Birds of Nebraska: Newspaper Accounts, 1854-1923

Sporting Editor [Sandy Griswold]. November 9, 1890. Omaha Sunday Bee 20(144): 13. Portion of column.

The Gunner's Harvest Moon.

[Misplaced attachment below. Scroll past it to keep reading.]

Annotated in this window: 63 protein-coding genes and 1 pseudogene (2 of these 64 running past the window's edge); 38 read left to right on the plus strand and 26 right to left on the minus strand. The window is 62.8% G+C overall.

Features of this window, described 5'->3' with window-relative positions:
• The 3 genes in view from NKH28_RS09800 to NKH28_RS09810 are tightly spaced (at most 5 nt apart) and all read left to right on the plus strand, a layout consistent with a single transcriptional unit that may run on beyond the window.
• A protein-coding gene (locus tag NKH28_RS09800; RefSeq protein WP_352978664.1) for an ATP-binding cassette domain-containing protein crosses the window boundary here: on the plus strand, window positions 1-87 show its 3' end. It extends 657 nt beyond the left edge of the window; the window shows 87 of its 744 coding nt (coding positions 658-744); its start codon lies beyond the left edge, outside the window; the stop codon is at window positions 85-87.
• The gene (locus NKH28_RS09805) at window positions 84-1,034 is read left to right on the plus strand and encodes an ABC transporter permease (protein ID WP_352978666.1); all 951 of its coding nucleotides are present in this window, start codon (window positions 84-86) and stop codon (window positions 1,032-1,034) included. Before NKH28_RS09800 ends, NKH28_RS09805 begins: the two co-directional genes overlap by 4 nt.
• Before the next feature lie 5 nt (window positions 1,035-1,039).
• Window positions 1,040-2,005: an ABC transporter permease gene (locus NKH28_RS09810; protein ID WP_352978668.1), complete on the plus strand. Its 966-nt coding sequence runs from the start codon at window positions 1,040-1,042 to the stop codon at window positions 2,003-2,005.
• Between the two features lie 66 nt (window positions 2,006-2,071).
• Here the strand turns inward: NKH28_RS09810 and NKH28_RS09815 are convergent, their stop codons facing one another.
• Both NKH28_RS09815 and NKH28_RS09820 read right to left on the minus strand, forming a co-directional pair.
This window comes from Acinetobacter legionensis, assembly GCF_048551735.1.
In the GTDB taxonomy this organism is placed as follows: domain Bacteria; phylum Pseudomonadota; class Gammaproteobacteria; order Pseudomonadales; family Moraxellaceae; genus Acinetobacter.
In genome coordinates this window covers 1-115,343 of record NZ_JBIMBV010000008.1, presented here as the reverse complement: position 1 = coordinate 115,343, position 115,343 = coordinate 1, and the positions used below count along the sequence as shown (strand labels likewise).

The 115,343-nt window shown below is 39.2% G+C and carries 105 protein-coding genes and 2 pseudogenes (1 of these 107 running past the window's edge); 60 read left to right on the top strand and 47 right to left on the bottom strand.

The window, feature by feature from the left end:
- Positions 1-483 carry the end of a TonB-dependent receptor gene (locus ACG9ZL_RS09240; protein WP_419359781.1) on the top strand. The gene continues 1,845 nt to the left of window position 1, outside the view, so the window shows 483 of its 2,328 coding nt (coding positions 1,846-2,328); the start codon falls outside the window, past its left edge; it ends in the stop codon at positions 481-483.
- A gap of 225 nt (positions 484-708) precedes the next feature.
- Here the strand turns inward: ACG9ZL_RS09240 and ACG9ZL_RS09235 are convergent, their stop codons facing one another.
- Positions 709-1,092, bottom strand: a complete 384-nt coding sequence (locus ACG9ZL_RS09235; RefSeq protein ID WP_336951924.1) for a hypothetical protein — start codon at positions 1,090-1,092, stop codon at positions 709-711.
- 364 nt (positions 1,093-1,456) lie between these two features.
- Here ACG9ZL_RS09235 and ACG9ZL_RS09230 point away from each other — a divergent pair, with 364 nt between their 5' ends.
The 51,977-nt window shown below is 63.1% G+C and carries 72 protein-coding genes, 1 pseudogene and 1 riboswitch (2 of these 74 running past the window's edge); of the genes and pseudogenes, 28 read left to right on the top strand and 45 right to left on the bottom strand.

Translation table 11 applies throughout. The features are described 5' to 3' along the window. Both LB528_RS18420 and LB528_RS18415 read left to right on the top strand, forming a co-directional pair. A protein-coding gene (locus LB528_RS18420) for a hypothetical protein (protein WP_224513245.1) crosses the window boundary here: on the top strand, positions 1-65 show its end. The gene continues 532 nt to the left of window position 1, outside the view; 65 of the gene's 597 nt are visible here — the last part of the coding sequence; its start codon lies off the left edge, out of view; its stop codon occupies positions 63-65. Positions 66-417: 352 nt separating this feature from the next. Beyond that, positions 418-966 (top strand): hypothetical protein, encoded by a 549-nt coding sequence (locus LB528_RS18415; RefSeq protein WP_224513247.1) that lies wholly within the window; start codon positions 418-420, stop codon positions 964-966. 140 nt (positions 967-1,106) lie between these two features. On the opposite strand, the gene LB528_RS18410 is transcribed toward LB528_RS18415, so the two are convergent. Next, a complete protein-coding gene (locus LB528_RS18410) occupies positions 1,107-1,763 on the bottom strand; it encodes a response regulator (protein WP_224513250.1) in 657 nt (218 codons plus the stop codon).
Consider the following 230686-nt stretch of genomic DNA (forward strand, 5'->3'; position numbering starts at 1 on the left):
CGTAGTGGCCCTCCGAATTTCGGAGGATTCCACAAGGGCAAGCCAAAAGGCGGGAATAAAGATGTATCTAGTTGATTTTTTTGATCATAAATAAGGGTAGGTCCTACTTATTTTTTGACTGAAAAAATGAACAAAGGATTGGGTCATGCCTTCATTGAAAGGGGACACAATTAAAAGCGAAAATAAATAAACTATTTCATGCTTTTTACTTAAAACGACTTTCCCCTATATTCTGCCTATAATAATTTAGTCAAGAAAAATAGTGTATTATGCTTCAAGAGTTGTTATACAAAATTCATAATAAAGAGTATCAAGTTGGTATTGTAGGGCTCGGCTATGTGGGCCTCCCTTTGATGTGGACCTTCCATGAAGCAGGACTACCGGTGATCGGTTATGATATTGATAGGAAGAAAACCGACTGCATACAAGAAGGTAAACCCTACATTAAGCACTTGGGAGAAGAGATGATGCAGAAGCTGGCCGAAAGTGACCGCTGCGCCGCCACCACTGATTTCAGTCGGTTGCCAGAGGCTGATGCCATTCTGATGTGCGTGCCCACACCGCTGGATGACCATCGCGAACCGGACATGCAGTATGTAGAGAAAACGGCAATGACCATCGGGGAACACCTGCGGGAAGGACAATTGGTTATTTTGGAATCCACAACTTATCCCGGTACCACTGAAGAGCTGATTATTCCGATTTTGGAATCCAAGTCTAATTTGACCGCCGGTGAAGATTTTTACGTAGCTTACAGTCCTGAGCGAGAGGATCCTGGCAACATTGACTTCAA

The extremely mild and pleasant weather which predominated for the first four days of last week, for a second time this season, put a pretty effectual check upon wild fowl shooting, and the gunner have been all but disconsolate. But that the birds have been here in large numbers, there is no disputing, and that they will be here shortly again more plenteously than ever, there is now every indication. Thursday morning dawned dark and lowering, and during the day there were several apologetic flurries of the beautiful. This set the sportsman's blood coursing through his veins with a bound, and closing his eyes he could see his blind secluded amidst the dense willows, the shimmering waters in front, with their undulating decoys, the waving reeds and wild rice and leaden landscape surrounding, while off in the gray expanse a flock of mallards wing their way, and the far-sounding honk of the wild goose reaches his strained auricular organs. That's sufficient, and Friday morning, and all day yesterday innumerable parties, buoyant and hopeful and bending under a burden of shooting paraphernalia, were to be seen sallying forth out the Platte, up the Elkhorn and across over into the famous feeding grounds of Iowa. That these enthusiastic followers of the woods and waters are having magnificent sport, there is every reason to believe. The meteorological condition is admirable, and big installments of geese and ducks and quail and snipe too, are coming into the commission on every train. As early as Thursday evening the Peycke Brothers received a consignment of geese from Cozad or Gothenberg sufficient to make a sportsmen's eyes water. Among this bunch ware a half dozen Canadas, the smallest of which tipped the scales at 17½ pounds, and the largest at 19. These are big geese, about as big as are ever killed in this part of the country. Today the market is full of game, including wild fowl of all kinds, chicken, snipe and some antelope and deer, and this may truly be said to be the harvest moon of the sportsman, for it is really not until the ides of November are almost here that he realizes the fullness of his delight, and goes forth in quest of fur, fin and feather without restrictions of any description, and with the confidence of finding that which he seeks.